# Tag Info

1

A quick answer, if I may. You need $\theta$ to be smooth since you want to derive it. So mathematics imposes you to choose $\theta$ smooth. Now the trick: choosing $\theta$ to be smooth means you can always impose $\mathbf{A}$ to be smooth, and use several patches related to each other by a gauge transform. Then you should always discuss smooth vector ...

2

Suppose in classical mechanics, I told you that $\ddot{x} = \frac{F}{m}$, where $F$ is a conservative force. You would have no trouble finding a conserved value along the trajectory (I hope). What you need, therefore, is to use the GR version of the work-kinetic-energy theorem. If I were in a hurry, I would start with the Lagrangian that gives the EOM and ...

2

Well, after symmetry breaking, all that remains is electromagnetic $U(1)$, so the only generator that is truly a symmetry generator is $Q$. The fermions couple to the "Higgs" via the Yukawa coupling: $\mathcal{L}_y = -y_e^{ij} \bar L_{L,i} \Phi e_{R,j} - y_u^{ij} \bar Q_{L,i} \tilde{\Phi} u_{R,j} - y_d^{ij} \bar Q_{L,i} \Phi d_{R,j} + h.c.\,$ which mixes ...

0

Your hamiltonian is still gauge invariant because the canonical momentum, that is the generator of translations, is $m \dot{\vec{x}} - q \vec A$. In other words, your Hamiltonian is still $H = \frac{1}{2m}\Pi^2 - q \Phi$, where $\vec \Pi = m \vec{ \dot{x}}$ is the mechanical momentum.

2

Again, thanks to the $SU(2)$ PSG proposed by prof.Wen, I can answer my question now, $THT^{-1}$ is in fact $SU(2)$ gauge equivalent to $H$, and the statement "$H$ is also not SU(2) gauge equivalent to the time-reversal transformed Hamiltonian $THT^{-1}$" in my question is wrong. Let's rewrite the Hamiltonian as ...

2

I don't know the article you refer to, but I believe the Hamiltonian you discuss should get a $\pi$-phase shift after one turn around a (2D) lattice cell. So I guess it should read $H=F^{\dagger}\cdot H_{\pi}\cdot F$ with $$H_{\pi}=t\left(\begin{array}{cccc} 0 & e^{\mathbf{i}\pi/4} & 0 & e^{-\mathbf{i}\pi/4}\\ e^{-\mathbf{i}\pi/4} & 0 & ... 3 Tarek (OP) e-mailed me to contribute to this thread. Here's the response that I gave him (slightly edited for clarity). I see why this was confusing, my apologies! I was perhaps too glib in the post. Iwas implicitly talking about a chiral rotation but wanted to present it somewhat more intuitively. Let me try to spell it out more carefully, and hopefully ... 0 Just to follow up on Trimok's answer, you might find the following references useful: Correlation functions in the CFT(d)/AdS(d+1) Correspondence (http://arxiv.org/abs/hep-th/9804058) Supersymmetric Gauge Theories and the AdS/CFT (Correspondence http://arxiv.org/abs/hep-th/0201253) The first paper contains a discussion of the discrete inversion isometry ... 3 Answer: There is none. The issue at hand is that the Kaehler invariance is just that - an invariance, not a continuous symmetry of the fields. Most prominently the superpotential must transform as$$ \mathcal W \to \mathcal W e^{-h} $$A general superpotential that leads to consistent theories is$$ \mathcal W =\frac{1}{2} m_{ab} \phi^a \phi^b + \frac{1}{3} ...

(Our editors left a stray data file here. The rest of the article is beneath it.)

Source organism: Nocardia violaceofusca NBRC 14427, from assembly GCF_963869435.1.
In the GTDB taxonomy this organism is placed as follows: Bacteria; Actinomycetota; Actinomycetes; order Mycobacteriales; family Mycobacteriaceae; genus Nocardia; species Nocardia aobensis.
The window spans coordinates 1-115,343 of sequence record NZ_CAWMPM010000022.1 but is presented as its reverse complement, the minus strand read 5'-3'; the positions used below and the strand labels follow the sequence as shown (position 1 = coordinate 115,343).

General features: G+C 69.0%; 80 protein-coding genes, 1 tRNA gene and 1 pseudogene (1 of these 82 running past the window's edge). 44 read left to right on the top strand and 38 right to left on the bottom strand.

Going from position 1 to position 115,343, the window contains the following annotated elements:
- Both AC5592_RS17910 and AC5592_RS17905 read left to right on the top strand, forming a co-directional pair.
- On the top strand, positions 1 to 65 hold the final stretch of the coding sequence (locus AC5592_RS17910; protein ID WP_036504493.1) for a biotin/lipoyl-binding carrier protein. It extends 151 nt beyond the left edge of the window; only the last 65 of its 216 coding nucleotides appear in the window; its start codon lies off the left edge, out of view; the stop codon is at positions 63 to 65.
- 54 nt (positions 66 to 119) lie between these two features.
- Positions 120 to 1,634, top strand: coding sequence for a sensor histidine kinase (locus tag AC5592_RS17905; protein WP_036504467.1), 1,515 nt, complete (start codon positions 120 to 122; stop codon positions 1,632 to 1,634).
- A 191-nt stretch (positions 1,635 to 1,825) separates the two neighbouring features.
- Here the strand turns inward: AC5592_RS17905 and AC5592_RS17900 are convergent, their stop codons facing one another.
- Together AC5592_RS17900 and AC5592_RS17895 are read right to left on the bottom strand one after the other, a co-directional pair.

3

It is known that the Hubbard model possesses the global $SU(2)$ spin-rotation symmetry, which means that the Hamiltonian commutes with the total spin $\sum_i\mathbf{S}_i$(where $\mathbf{S}_i=\frac{1}{2}c_i^\dagger \mathbf{\sigma}c_i$), which is the generators of the global $SU(2)$ spin-rotation group, and it does not commute with $\sum_i\mathbf{S}_i^2$.

0

Please look at "On The Galilean and Lorentz Transformations" published by American Open Advanced Physics Journal, Vol. 1, No. 2, November 2013, PP: 11 - 32, Available online at http://rekpub.com/Journals.php. In this paper, detail distinction between the two transformations is given. But the answer to this question is completely different from Answer 1.

1

I just found a relative rigorous argument supporting my conjecture: The Chern number $N=\frac{1}{2\pi}\int _{BZ}b(\mathbf{k})$, where $b(\mathbf{k})$ is the Berry curvature. Since $H(-\mathbf{k})=H(\mathbf{k})$, it's easy to show that $b(-\mathbf{k})=b(\mathbf{k})$, accordingly, we can divide the $BZ$ into two halfs called $BZ_1$ and $BZ_2$, therefore, ...

1

What is in the same electroweak doublet are just left-handed components of electron and neutrino. Note that the mass of the particle can be thought of as the strength of the coupling between left-handed and right-handed components of particle's field. You have such coupling for electron (in a gauge-invariant way, via Higgs), and not for neutrino (which lacks ...

0

If you are looking for a book with an "elegant mathematical framework which accounts for all the patch up work that is needed" to build a realistic perturbatively renormalizable quantum field theory like the recently completed and validated Standard Model, its title could be : Noncommutative Geometry, Quantum Fields and Motives. It is written by Alain Connes ...

5

I think that Adam's and my original answer below are right (after having spent about 24 hours thinking they were wrong). The idea we were all missing is the notion of Berry phase. Hopefully an expert in anyons can confirm Adam's and my thinking. Your argument is "specious"; I say this word wholly with its technical meaning of "not relevant" and with no ...

8

The thing is that the operation "exchange of two particles" has to be defined properly. What is the meaning of $P$ ? We can imagine the operator $P$ is not physical (in the sense that is does not correspond to a physically possible operation). For instance, $P\psi(x_1,x_2)=\lambda\psi(x_2,x_1)$ in the sense that it only exchange the argument of the ...

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